EON Shareholders Approve Breakup of Germany’s Biggest Utilityby
CEO Johannes Teyssen promises better prospects for EON, Uniper
Kley Succeeds Supervisory Board Chairman Wenning at meeting
EON SE Chief Executive Officer Johannes Teyssen won overwhelming support among shareholders for splitting up Germany’s largest utility in two to focus on renewable energy, networks and retail customers.
Investors voted by a majority of 99.7 percent, more than the 75 percent required, in favor of the spinoff of EON’s fossil-fuel plants and trading business into a separate company called Uniper at Wednesday’s annual general meeting in Essen. The company’s shares earlier rose to a four-month high as the European Central Bank started buying corporate utility bonds.
“We intend to undertake the largest transaction of Europe’s recent industrial industry,” Teyssen told shareholders before the vote. “The spinoff will give both companies better prospects for the future than they would have under our old setup.”
EON investors signed off on the breakup even as the utility contends with the uncertain cost of Germany’s exit from nuclear power, which may force it to postpone investment, cut spending and raise capital, Chief Financial Officer Michael Sen has said. Uniper, which started independent operations in January, plans to sell at least 2 billion euros ($2.3 billion) of assets and cut expenses after wholesale power prices fell to the lowest in more than a decade.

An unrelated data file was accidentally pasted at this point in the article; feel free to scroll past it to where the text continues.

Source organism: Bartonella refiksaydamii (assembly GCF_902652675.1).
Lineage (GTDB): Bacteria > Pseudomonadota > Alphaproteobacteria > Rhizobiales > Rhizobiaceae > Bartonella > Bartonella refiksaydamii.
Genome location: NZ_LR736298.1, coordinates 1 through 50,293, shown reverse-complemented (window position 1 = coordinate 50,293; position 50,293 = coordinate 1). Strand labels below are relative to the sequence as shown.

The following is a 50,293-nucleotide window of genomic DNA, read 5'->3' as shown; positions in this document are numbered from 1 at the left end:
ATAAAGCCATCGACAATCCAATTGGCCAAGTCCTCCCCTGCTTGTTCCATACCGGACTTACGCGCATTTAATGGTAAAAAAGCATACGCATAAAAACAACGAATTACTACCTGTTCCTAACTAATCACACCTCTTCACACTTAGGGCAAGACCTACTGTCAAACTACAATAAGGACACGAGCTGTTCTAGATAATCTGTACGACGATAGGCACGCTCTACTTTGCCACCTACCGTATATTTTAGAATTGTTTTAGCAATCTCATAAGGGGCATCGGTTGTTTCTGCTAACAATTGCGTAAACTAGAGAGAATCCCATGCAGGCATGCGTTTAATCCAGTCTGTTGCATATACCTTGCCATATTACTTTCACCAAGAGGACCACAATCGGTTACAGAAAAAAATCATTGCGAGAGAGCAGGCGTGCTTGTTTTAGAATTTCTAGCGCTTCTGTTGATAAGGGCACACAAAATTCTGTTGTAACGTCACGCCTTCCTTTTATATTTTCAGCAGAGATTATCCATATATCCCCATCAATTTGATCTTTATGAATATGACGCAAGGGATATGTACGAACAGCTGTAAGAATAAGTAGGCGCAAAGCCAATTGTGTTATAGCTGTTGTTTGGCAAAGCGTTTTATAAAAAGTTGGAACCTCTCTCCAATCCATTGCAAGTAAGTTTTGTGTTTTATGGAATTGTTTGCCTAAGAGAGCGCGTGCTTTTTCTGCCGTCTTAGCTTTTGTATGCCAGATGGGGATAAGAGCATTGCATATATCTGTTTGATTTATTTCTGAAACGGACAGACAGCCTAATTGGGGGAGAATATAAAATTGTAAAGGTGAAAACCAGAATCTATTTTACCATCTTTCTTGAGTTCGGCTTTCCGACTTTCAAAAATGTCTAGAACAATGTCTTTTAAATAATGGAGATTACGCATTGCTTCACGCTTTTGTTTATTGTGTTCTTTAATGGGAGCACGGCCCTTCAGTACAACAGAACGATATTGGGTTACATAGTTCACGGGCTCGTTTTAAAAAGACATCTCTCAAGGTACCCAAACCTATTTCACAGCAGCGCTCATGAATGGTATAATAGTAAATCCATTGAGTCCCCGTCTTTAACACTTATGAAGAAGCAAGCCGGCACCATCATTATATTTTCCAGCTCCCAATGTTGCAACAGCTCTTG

The split is the only way to “keep afloat” EON and Uniper in the next few years as utilities find their very existence under threat, Thomas Deser, a fund manager at Union Investment that holds EON shares, said at the meeting.
EON, formed in 2000 from the merger of utilities Veba AG and Viag AG, plans to distribute 53 percent of Uniper’s shares to existing shareholders, giving one Uniper share for 10 EON shares, before eventually selling the remaining stake. The split cost 740 million euros, Teyssen told the meeting. Its stock rose 3.5 percent to 9.38 euros in Frankfurt, the highest close since Feb. 5.
Teyssen reiterated a forecast for combined underlying net income of 1.5 billion to 1.9 billion euros this year, with Uniper planning a dividend payout of 200 million euros.
It was the fifth and final meeting led by Werner Wenning, a former CEO of Bayer AG, who is leaving the utility’s supervisory board. His designated successor Karl-Ludwig Kley, the former chief of German drugmaker Merck KGaA, was elected by shareholders on Wednesday and then chosen to be the next chairman by its members.
RWE AG, EON’s main competitor in its home market, followed late last year with its own plan to separate its renewables, retail and grid business. It will only sell about 10 percent of the new company in an initial public offering this year. While more stakes may be sold, RWE intends to keep a majority.